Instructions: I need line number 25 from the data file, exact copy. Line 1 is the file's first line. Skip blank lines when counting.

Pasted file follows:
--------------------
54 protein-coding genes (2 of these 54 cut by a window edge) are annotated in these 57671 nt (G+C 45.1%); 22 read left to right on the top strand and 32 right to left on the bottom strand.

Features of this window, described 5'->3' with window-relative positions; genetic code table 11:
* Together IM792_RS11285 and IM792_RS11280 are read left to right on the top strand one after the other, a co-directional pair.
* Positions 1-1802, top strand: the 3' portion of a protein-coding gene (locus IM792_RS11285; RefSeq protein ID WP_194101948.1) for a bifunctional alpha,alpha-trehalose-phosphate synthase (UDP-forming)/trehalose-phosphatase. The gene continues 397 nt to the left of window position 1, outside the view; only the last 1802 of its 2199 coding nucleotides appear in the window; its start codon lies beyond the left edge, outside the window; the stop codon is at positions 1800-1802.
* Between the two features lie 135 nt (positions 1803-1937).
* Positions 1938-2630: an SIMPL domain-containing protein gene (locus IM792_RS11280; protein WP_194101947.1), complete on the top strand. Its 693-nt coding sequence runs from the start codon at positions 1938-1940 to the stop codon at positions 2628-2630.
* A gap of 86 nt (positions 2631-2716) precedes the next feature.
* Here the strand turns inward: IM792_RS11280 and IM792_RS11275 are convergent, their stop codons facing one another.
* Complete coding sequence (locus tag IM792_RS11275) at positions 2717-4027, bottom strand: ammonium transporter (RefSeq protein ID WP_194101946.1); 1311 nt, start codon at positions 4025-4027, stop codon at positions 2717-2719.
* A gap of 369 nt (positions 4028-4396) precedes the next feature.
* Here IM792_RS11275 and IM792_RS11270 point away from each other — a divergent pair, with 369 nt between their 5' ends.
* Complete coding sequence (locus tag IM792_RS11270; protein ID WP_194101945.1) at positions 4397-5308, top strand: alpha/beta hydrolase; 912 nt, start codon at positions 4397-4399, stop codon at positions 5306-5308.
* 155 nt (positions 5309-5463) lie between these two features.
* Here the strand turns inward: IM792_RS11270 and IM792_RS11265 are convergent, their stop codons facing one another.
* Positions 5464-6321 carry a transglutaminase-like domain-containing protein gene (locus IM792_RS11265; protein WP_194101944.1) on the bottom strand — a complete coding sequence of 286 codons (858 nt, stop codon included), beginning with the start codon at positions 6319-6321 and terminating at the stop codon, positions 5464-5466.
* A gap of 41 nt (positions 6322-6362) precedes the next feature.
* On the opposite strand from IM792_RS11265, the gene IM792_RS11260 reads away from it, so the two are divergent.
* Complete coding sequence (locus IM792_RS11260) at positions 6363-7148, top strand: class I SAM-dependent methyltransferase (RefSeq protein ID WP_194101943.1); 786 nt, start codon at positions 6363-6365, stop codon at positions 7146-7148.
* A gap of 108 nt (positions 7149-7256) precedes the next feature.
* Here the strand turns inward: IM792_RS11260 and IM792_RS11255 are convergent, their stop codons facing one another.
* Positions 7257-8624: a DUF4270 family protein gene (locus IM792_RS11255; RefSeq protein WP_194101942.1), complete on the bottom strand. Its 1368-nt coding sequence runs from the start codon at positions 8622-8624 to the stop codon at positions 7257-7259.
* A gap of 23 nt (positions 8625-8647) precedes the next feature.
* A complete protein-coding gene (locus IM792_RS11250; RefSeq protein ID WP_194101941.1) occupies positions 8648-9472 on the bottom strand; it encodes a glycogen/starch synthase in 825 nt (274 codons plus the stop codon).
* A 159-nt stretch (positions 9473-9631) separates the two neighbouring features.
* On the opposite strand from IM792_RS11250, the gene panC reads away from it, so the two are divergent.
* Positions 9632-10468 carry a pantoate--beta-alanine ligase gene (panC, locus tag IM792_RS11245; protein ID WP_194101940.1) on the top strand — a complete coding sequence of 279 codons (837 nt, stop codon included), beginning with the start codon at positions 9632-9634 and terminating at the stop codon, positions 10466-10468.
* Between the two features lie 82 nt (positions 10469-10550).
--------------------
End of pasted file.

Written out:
* On the opposite strand from IM792_RS11250, the gene panC reads away from it, so the two are divergent.